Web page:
Class description: This class covers chapters 16-24. We begin with a discussion of “productive labor,” highlighting the ways in which capitalism views and changes labor and clarifying the role that this concept plays in Marx’s theory and in practice. We briefly return to the distinction between absolute and relative surplus-value before turning to different forms wages take and the different functions these have for capitalists and workers, particularly how they can either mystify or reveal exploitation. Next we turn to the circulation and accumulation of capital, defining both and covering the assumptions that Marx makes in his discussion of both in this volume. Whereas previously we looked at the production of capital on the individual level, here we approach it as a totality that continually reproduces and expands. At this point, we briefly revisit productive labor, discuss other forms of labor (including socially reproductive labor), and note how capital increasingly subjects all forms of work–including those not directly productive of surplus-value–to its command. Throughout, we attend to the relationship between economic production, the legal system, and ideology.

Reading guide for the next class (Class 8: Chapter 25): .doc .pdf

Reading guide for this class (Class 7: Chapters 16-24): .doc .pdf

Course description: The U.S. economy is experiencing an intense economic crash. Despite what mainstream pundits say, the crash isn’t just the result of the COVID-19 pandemic. In this course, we’ll get at some of the root causes of the crisis by collectively studying the first volume of Karl Marx’s Capital: A Critique of Political Economy. Originally published in 1867, the book remains a key resource for understanding the ins and outs of capitalism. Marx wrote the book to provide a theoretical weapon for the working class and oppressed. While the book is long and some parts are quite complicated, it’s one every worker can understand through careful reading and collective discussion.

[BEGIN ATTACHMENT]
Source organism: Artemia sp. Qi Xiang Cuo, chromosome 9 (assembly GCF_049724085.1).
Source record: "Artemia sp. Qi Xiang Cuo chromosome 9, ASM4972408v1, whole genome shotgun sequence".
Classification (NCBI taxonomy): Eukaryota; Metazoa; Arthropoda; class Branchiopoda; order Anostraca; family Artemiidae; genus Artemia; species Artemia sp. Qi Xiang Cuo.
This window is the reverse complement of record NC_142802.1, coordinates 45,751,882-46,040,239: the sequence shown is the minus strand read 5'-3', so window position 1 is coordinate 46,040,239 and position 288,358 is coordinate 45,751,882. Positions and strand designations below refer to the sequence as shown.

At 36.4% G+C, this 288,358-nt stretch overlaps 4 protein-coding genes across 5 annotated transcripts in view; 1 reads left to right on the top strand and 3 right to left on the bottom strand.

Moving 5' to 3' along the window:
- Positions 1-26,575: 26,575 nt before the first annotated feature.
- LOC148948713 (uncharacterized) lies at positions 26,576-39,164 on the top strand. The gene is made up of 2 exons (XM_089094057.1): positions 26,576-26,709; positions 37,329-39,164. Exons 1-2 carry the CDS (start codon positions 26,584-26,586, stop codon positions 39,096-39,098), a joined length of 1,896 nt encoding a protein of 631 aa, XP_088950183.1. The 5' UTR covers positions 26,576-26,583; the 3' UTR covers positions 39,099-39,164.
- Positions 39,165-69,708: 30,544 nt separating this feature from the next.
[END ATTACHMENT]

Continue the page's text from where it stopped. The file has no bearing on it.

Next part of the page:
While there are valuable resources for helping work through the text, most of them are from academics who aren’t thinking about the day-to-day concerns of organizers in the struggle. So we wanted to do this collective reading from our perspective, the perspective of those committed to advancing the worldwide struggle for socialism and liberation.

Taught by educational theorist, PSL member, and Liberation School editor Derek Ford, classes are released every Tuesday. To assist you in reading, we’ll provide reading guides for each week, which we encourage you to fill out to the best of your ability.

The book is available online for free here. This is the International Publishers version, which is the original English translation of the book. The other main version is from Penguin. Either version is acceptable. The class will generally include page numbers from the online PDF, the International Publishers, and the Penguin editions.

Return to course homepage here.

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